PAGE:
My blog description says it well - I write whatever is driving me at the time.   So my blog is peppered with political, social, and personal items.  Sometimes I don't post what I'd like to write about because it is too personal.  Sometimes it's too work-related and I must guard the privacy and confidentiality of our clients.  Sometimes I'm too busy writing for work and sometimes I skip blogging in favor of ... READING! 

YUP, I'm an avid reader and have gotten back into the habit of reading books regularly.  Thank goodness for the Kindle because holding a physical book open for any length of time hurts my hands too much.  I'd actually gotten away from some of my favorite authors because of that.  Now, most of them have republished for ebooks and I'm back in reading heaven.

But I am also writing regularly in hopes of publishing a book.  You might think that if I want to publish, I'd be writing every chance I get.  Yet over the past two months I've done more reading than writing. Reading is research for an author and it's not just research into specifics about the storyline the author is working on.  It's a search for writing style, voice, and pacing that helps the author figure out their own style and where to go with their own work.  It helps the author make choices along the road to their completed work.  And it's just darned good fun.  I read for entertainment as much as for enlightenment.  I enjoy reading and want my readers to enjoy reading my work.  As I read and find myself particularly enjoying an author's work, I consider why I enjoy it.  I don't need to emulate that author's style, but I do need to understand why it draws me and even compels me to read everything they publish. 

It's too soon to announce what I'm writing about.  It will take some time to finish this particular book, for it is a full-length novel.  But I have some unpublished works, including some short stories, that I may resurrect and publish.  I've received some good advice from editors when I tried to publish these many years ago.  Taking their advice, I can polish these and get them back out there -- and continue on this larger work.

If you read my blog and want me to post to it more regularly, post a comment that encourages me to stay in touch with you.  Without readers, the blog is merely a personal exercise. 

To Susanna Sturgis, one of those editors who critiqued my earlier work, Thank You.  Your words encouraged me.  You gave me concrete, constructive criticism that has helped me reconsider some choices I was making in my writing.  Maybe we'll meet some day and I can thank you in person.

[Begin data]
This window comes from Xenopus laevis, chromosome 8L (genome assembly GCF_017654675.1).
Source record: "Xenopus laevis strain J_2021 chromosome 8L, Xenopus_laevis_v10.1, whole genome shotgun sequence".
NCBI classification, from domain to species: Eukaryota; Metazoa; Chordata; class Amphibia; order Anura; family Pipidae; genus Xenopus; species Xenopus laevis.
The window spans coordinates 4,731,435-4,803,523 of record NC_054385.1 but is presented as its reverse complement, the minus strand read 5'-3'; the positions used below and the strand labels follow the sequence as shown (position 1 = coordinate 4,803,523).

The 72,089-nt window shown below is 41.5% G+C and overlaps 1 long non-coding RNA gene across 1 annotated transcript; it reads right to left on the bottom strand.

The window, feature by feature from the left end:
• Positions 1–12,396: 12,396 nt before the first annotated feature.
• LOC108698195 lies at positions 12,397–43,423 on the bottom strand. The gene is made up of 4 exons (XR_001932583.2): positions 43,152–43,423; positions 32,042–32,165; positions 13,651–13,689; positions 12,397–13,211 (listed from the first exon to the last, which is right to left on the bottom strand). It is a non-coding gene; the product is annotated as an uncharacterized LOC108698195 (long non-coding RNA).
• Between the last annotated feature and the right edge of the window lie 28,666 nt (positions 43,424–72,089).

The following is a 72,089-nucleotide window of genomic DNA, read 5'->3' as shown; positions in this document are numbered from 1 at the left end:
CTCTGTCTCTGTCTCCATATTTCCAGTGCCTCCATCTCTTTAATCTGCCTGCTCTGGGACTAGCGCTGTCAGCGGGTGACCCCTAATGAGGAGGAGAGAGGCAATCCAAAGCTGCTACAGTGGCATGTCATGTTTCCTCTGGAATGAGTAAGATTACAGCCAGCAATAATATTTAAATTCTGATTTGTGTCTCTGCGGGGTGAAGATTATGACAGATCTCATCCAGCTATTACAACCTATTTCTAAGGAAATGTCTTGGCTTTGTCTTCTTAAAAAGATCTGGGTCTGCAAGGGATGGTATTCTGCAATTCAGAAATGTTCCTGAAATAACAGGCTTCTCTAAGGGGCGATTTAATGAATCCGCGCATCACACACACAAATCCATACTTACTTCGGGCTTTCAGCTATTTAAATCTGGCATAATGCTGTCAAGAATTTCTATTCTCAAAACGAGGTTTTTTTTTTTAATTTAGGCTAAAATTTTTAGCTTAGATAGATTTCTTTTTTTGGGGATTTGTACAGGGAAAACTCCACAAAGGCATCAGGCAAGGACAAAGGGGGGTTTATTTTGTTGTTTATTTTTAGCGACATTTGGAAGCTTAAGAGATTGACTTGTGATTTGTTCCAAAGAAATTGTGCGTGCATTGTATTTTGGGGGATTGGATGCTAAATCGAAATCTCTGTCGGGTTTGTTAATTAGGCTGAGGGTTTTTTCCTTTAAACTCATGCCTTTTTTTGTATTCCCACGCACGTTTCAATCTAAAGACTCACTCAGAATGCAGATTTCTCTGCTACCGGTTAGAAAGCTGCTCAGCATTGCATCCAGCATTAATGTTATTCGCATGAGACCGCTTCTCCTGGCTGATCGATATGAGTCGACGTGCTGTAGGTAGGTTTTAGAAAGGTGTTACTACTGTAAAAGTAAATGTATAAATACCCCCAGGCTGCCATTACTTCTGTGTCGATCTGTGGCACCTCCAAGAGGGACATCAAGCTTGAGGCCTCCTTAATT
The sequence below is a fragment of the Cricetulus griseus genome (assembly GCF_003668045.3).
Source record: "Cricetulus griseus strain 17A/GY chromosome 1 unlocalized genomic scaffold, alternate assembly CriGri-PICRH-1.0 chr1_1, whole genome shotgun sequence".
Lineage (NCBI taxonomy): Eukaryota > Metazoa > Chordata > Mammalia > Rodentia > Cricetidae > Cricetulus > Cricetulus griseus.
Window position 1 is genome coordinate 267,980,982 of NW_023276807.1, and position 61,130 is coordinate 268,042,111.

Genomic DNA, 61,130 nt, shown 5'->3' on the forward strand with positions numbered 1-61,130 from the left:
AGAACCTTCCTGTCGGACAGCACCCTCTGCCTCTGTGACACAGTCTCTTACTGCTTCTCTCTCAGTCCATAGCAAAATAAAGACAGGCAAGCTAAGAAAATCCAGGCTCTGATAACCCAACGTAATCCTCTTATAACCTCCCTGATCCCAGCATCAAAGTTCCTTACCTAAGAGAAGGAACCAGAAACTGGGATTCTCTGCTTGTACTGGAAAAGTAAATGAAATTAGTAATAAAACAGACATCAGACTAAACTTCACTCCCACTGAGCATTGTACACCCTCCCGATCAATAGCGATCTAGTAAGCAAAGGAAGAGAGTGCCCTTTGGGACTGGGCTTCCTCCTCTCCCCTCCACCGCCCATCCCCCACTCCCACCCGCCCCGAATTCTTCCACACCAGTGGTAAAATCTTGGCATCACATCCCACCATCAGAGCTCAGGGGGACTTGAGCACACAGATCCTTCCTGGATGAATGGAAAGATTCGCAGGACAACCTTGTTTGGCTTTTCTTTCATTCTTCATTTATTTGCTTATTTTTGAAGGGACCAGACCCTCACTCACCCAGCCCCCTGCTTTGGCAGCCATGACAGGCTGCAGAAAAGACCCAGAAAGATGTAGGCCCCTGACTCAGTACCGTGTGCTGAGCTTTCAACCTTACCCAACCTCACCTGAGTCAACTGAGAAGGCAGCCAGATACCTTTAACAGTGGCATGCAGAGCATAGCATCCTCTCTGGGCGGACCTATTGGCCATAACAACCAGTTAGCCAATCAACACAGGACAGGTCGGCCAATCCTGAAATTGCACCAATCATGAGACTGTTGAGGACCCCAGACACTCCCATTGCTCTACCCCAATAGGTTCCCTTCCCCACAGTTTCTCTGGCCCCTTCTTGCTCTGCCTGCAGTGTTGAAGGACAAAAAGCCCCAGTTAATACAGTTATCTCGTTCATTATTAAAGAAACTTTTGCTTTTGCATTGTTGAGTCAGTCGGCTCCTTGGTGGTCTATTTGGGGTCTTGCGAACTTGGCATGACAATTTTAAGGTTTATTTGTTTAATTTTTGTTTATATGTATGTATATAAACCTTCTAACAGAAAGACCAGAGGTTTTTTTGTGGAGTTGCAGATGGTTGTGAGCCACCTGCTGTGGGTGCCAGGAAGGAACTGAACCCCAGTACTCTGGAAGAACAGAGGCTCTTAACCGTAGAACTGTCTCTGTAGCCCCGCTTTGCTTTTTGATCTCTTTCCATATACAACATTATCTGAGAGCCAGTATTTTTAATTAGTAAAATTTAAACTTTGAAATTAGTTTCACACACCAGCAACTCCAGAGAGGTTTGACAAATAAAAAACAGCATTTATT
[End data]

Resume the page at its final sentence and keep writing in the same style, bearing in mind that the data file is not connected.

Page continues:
To all the readers out there, keep on reading!  

To all the writers out there, keep on writing!

Sunday, January 1, 2012

Happy New Year - May 2012 Lift Up the 99%

My fervent wish for 2012 is that we somehow get out of the mess of the past few years, move out of the recession, and that the working class finally gets a real break. 
  • Real jobs that pay a living wage would be nice. 
  • Jobs with stability for the many talented unemployed out there would be nice.
  • Employers that would stop rejecting real people with real skills just because they have been unemployed for more than 6 months would be nice (yes, employers are discriminating against longer-term unemployed because there must be something wrong with them because they're unemployed - in a recession!)
Although a lot of tension and attention has been devoted to the crumbling economy, taxes, and unemployment, we are in a mess.  Our political leaders have abandoned their responsibility and better leadership is being demonstrated by unelected public figures (thanks, Max Gail, for sharing that article).  The #Occupy movement was a wake-up call and we cannot let elected officials go back to sleep. 

Moving into 2012, let us all work for peace, harmony, co-existence, & equity.  Capitalism isn't a crime, but greed at the expense of others and exploitation of workers aren't necessary for capitalism to work.  If we can strengthen the working class, help unemployed workers return to work, and use our economic strengths to ensure prosperity for future generations, we will have accomplished a lot.  I think these should be our goals for 2012 - and we should impress those goals on our elected leaders or remove them from office.

Happy New Year - here's hope for 2012